The industry also compared favorably against the general trend in stock market valuations, with the Dow Jones biotech and pharmaceutical industry group rising 69.9% and 30.6%, respectively, against the overall year-end Dow Jones industrial average of 29.65%. Reflecting the searing hot market in small caps, the US Nasdaq biotech index soared into record territory in 2013, expanding 66% over 2012, compared to the 40.12% averaged for all listed companies. While the jury remains out whether this year will see sector performance trending even higher, the important point is that expectations have been set. Your last performance simply becomes the new normal.
Taking a closer look the Annual Sales table, our "grow or you die" principle remains firmly in place. Valeant led the pack in increasing sales revenue by more than two-thirds over 2012, fueled largely by its absorption of various externally acquired assets; Actavis, in third place, took the same route. Regeneron, in second, was the standout in achieving real organic growth through some highly successful new product introductions, followed by Biogen Idec and Celgene. Vertex, another top performer in the past, pulled up the rear this time as sales of its once vanguard hepatitis C treatment Incivek hit free fall, contributing to a 120% drop in revenues.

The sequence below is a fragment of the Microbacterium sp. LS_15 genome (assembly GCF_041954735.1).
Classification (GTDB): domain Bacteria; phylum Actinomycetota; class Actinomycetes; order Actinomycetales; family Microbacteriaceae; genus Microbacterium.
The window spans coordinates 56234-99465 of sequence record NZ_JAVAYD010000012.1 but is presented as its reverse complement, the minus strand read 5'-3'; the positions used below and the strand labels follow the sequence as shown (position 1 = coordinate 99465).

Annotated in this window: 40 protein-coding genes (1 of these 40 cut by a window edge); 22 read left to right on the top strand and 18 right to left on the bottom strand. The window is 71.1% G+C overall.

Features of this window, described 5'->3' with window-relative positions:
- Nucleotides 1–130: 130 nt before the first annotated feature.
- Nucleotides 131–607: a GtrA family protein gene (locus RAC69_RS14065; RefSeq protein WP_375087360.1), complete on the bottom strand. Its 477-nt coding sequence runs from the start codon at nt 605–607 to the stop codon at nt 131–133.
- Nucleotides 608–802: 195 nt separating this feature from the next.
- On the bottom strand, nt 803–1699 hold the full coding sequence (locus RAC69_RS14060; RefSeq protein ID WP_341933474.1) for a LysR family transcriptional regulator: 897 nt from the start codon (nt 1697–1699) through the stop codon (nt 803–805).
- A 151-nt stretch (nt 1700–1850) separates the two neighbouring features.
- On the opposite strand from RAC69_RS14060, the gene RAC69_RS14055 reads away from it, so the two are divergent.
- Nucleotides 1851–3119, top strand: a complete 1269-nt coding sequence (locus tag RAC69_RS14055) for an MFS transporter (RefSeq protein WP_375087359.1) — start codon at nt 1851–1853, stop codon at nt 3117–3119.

But there is always an exception that proves the rule. It is possible to grow by subtraction, evidenced by the decent year experienced at Bristol-Myers Squibb. BMS sold off its diabetes franchise to AstraZeneca yet even with lower sales, increased its profitability by balancing the 7% drop in sales against a 36% increase in shareholder value. Still, the audit reveals a significant red flag for the truly big players—Pfizer, Merck, Sanofi, and AstraZeneca—all of whom have seen their sales drop in the audit for two years in a row. This helps explain the interest of these companies in swapping assets, to bolster those areas where bench strength is already established and is thus most likely to contribute quickly to freshening the revenue base.